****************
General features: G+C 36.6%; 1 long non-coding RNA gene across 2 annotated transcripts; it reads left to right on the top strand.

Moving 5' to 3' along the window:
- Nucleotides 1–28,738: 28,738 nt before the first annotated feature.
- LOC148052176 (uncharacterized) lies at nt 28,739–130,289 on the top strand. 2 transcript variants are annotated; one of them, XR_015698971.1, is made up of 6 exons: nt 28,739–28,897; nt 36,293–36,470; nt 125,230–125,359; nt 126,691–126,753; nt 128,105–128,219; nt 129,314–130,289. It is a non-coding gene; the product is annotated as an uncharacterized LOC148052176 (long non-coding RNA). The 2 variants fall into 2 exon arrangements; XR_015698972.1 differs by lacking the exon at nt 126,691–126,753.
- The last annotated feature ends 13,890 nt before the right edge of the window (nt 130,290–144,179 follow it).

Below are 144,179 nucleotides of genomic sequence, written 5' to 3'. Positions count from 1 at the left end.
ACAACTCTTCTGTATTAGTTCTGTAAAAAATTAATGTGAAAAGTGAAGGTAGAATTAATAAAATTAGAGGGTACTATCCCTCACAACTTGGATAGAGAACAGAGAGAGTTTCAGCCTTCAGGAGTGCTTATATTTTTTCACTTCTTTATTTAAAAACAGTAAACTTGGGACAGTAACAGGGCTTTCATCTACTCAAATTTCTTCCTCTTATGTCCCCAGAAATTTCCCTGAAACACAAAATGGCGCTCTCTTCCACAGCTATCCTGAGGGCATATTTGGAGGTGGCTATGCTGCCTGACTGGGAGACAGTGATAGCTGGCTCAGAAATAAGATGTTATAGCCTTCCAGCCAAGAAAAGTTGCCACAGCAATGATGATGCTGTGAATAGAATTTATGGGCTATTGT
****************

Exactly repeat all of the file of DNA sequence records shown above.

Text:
General features: G+C 36.6%; 1 long non-coding RNA gene across 2 annotated transcripts; it reads left to right on the top strand.

Moving 5' to 3' along the window:
- Nucleotides 1–28,738: 28,738 nt before the first annotated feature.
- LOC148052176 (uncharacterized) lies at nt 28,739–130,289 on the top strand. 2 transcript variants are annotated; one of them, XR_015698971.1, is made up of 6 exons: nt 28,739–28,897; nt 36,293–36,470; nt 125,230–125,359; nt 126,691–126,753; nt 128,105–128,219; nt 129,314–130,289. It is a non-coding gene; the product is annotated as an uncharacterized LOC148052176 (long non-coding RNA). The 2 variants fall into 2 exon arrangements; XR_015698972.1 differs by lacking the exon at nt 126,691–126,753.
- The last annotated feature ends 13,890 nt before the right edge of the window (nt 130,290–144,179 follow it).

Below are 144,179 nucleotides of genomic sequence, written 5' to 3'. Positions count from 1 at the left end.
ACAACTCTTCTGTATTAGTTCTGTAAAAAATTAATGTGAAAAGTGAAGGTAGAATTAATAAAATTAGAGGGTACTATCCCTCACAACTTGGATAGAGAACAGAGAGAGTTTCAGCCTTCAGGAGTGCTTATATTTTTTCACTTCTTTATTTAAAAACAGTAAACTTGGGACAGTAACAGGGCTTTCATCTACTCAAATTTCTTCCTCTTATGTCCCCAGAAATTTCCCTGAAACACAAAATGGCGCTCTCTTCCACAGCTATCCTGAGGGCATATTTGGAGGTGGCTATGCTGCCTGACTGGGAGACAGTGATAGCTGGCTCAGAAATAAGATGTTATAGCCTTCCAGCCAAGAAAAGTTGCCACAGCAATGATGATGCTGTGAATAGAATTTATGGGCTATTGT